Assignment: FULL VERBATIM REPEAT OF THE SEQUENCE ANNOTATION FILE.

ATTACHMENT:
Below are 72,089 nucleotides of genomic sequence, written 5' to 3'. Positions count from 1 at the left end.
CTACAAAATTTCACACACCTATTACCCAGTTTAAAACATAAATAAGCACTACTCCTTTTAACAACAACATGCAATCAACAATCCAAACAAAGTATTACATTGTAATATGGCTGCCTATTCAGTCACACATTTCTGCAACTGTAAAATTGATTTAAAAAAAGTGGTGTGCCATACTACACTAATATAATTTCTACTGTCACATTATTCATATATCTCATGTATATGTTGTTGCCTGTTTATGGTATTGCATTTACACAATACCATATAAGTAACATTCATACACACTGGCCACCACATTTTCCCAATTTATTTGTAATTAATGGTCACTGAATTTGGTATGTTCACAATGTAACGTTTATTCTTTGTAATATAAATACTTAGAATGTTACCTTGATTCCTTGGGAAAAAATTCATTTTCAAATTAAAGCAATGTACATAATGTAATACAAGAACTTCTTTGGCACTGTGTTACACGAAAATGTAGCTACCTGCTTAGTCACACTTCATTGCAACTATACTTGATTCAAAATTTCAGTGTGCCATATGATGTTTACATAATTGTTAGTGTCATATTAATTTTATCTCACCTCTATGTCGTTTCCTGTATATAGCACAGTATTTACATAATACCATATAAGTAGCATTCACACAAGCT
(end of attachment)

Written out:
Below are 72,089 nucleotides of genomic sequence, written 5' to 3'. Positions count from 1 at the left end.
CTACAAAATTTCACACACCTATTACCCAGTTTAAAACATAAATAAGCACTACTCCTTTTAACAACAACATGCAATCAACAATCCAAACAAAGTATTACATTGTAATATGGCTGCCTATTCAGTCACACATTTCTGCAACTGTAAAATTGATTTAAAAAAAGTGGTGTGCCATACTACACTAATATAATTTCTACTGTCACATTATTCATATATCTCATGTATATGTTGTTGCCTGTTTATGGTATTGCATTTACACAATACCATATAAGTAACATTCATACACACTGGCCACCACATTTTCCCAATTTATTTGTAATTAATGGTCACTGAATTTGGTATGTTCACAATGTAACGTTTATTCTTTGTAATATAAATACTTAGAATGTTACCTTGATTCCTTGGGAAAAAATTCATTTTCAAATTAAAGCAATGTACATAATGTAATACAAGAACTTCTTTGGCACTGTGTTACACGAAAATGTAGCTACCTGCTTAGTCACACTTCATTGCAACTATACTTGATTCAAAATTTCAGTGTGCCATATGATGTTTACATAATTGTTAGTGTCATATTAATTTTATCTCACCTCTATGTCGTTTCCTGTATATAGCACAGTATTTACATAATACCATATAAGTAGCATTCACACAAGCT